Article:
Country Facts and Folklore
By Andy Reddick

Where was Iowaville?

I learned something at a recent Van Buren County Historical Society meeting.  I was the guest speaker, and I spoke about the legendary squatters who already resided at Leando (originally called Portland) when the white settlers arrived there in 1834.  In my discourse, I made several references to Iowaville. 

Many people that have grown up in and around Van Buren County know something about Iowaville.  They at least know where it was located.  We take it for granted that people, particularly those who go to the historical society meetings, know exactly what we are talking about when we refer to the village....and many other former towns. 

After the meeting, I was asked the question, "Where was Iowaville?  Was that an early reference to Des Moines?"  It dawned on me that even something as simple as the name of one of our early villages should be identified and explained when making a reference.  So, for the benefit of newcomers to Van Buren County and those who are freshly and recently interested in the county's unique history, I will explain the history of Iowaville in a brief overview. 

Before 1824, Iowaville was the chief village of the Iowa Indian tribe.  The loosely constructed center extended through the Des Moines River valley between what is now Selma and Eldon, on the northeast side of the river. 

In 1824 the Sac/Fox tribe overcame the Iowa Indians in a massive battle at that location.  The Iowa Indians who survived the onslaught were kept at bay by the Sac/Fox people who built their village approximately at the Davis/Van Buren County line, in Section 7 of Village Township.  It continued to be called Iowaville, and within a few years it replaced Saukenuk at Rock Island as the primary village of their nation. 

Near the end of 1837, white settlers made arrangements to buy the land where Iowaville existed, from the Sac and Fox residents.  During the first few weeks of 1838, most of the tribe vacated the village and moved to Wapello County.  Meanwhile, the white settlers who purchased the land established their own white village of Iowaville at the same spot, which grew to a population of about 200 people by the early 1860s.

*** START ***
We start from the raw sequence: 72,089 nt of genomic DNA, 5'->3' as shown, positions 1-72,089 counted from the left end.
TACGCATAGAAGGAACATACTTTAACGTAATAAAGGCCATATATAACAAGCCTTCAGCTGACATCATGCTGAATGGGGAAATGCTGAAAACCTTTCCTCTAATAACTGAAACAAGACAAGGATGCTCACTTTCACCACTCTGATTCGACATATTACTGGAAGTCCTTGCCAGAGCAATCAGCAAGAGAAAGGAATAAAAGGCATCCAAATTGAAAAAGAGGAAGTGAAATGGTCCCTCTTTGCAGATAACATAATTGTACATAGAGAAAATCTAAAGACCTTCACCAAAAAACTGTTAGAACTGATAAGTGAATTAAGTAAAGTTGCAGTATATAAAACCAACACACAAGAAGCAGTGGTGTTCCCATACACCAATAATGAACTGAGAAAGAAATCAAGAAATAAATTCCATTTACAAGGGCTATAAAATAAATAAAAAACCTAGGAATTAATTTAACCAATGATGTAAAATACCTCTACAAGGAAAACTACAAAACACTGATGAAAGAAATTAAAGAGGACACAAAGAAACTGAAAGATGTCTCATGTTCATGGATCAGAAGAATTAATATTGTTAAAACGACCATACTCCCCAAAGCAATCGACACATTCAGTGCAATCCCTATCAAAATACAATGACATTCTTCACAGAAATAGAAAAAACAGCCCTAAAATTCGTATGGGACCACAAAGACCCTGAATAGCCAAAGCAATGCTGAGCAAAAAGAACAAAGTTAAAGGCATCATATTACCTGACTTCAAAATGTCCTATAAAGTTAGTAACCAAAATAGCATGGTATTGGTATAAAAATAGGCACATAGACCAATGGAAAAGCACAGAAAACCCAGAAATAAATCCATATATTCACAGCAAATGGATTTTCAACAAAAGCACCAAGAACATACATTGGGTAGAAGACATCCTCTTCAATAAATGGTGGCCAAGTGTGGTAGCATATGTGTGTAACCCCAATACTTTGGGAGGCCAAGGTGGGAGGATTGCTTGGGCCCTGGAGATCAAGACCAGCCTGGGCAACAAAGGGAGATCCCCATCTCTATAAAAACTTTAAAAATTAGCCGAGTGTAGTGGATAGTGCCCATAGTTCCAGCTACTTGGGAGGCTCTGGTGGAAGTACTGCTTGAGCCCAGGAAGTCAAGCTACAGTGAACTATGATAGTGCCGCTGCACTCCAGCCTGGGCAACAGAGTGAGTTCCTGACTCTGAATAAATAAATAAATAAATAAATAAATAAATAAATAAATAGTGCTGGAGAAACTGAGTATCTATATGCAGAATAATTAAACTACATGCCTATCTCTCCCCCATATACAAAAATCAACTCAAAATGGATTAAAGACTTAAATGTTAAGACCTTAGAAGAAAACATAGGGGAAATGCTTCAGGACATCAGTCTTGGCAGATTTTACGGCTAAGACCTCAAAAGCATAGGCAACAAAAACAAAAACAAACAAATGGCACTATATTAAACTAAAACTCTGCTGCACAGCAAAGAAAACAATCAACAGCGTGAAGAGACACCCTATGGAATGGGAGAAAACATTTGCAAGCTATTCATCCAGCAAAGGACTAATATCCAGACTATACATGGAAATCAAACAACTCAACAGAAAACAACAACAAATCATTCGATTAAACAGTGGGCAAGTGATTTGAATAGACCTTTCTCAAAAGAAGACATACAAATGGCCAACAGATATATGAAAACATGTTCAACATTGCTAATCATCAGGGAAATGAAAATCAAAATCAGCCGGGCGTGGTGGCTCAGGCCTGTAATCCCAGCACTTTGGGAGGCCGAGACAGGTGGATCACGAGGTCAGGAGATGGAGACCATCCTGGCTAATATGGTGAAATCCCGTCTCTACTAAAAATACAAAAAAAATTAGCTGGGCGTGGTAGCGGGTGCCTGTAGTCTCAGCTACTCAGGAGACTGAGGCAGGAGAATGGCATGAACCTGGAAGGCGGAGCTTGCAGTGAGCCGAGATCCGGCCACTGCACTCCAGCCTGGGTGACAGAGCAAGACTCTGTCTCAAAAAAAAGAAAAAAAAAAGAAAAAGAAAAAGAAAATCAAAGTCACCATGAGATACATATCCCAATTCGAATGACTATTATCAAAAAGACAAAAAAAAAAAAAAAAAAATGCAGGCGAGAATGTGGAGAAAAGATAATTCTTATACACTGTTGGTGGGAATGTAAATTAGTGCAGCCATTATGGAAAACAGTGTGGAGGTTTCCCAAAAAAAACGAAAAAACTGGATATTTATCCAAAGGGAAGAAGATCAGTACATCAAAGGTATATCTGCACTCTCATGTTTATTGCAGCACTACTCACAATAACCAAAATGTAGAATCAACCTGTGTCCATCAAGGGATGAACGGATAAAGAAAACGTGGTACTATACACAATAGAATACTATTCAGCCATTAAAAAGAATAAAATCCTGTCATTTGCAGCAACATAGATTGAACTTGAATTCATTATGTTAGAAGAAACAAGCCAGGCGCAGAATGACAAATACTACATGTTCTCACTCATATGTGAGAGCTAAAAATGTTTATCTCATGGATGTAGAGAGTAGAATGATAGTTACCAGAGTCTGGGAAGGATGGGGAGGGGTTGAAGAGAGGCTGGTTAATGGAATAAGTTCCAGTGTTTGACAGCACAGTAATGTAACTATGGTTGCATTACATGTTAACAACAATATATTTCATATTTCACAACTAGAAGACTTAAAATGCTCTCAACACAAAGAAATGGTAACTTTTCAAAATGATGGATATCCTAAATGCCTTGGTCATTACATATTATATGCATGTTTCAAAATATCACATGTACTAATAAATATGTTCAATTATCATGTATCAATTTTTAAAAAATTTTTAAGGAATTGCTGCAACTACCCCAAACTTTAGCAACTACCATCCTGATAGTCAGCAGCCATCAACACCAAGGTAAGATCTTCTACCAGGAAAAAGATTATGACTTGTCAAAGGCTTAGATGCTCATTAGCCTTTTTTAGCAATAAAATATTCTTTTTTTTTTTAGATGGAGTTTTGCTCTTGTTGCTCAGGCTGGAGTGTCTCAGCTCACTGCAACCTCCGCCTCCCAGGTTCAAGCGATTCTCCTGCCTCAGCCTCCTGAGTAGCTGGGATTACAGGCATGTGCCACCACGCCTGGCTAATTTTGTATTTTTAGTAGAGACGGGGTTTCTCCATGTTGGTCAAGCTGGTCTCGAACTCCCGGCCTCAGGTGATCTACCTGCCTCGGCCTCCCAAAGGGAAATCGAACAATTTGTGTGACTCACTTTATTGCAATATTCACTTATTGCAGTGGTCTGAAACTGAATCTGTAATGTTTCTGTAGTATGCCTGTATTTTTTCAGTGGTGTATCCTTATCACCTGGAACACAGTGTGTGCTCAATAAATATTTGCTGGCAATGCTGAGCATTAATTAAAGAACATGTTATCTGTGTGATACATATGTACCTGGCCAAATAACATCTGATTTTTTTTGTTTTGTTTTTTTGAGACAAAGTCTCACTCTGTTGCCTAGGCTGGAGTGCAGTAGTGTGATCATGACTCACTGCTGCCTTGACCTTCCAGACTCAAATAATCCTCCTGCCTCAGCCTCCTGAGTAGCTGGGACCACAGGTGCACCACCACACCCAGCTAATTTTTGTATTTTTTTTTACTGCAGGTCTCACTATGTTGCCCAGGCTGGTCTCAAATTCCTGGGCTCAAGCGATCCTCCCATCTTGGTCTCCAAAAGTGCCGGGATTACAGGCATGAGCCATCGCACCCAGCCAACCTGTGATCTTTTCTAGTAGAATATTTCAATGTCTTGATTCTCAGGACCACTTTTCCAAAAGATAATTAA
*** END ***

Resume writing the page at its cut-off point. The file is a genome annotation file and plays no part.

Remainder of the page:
Iowaville was an early competitor of Independent but failed to secure the railroad.  When the railroad was built through the county, the depot that serviced the area was built at Independent, and this soon signaled Iowaville's demise.  By the 1880s it had virtually disappeared. 

Iowaville was a mile upstream from Independent, which was the forerunner of present day Selma.  Across the river in Section 7 of Village Township was the venture known as Black Hawk City in the 1840s.  An intended village of New Market sprang up near Black Hawk City in section 18, on the west side of the present Selma bridge. 

There were other names for upstart villages within the vicinity including several post office names, which were sometimes different from those of the existing hamlets which they served.  Pameko was one of those names along with Old Hickory, or Hickey, as locals called it.  All were within a stone's throw of the present village of Selma, sometimes nicknamed "Stumptown" for Joe Stump's ancestor who was one of the founders.

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Contributed to the Van Buren Co. IAGenWeb Project by Andy Reddick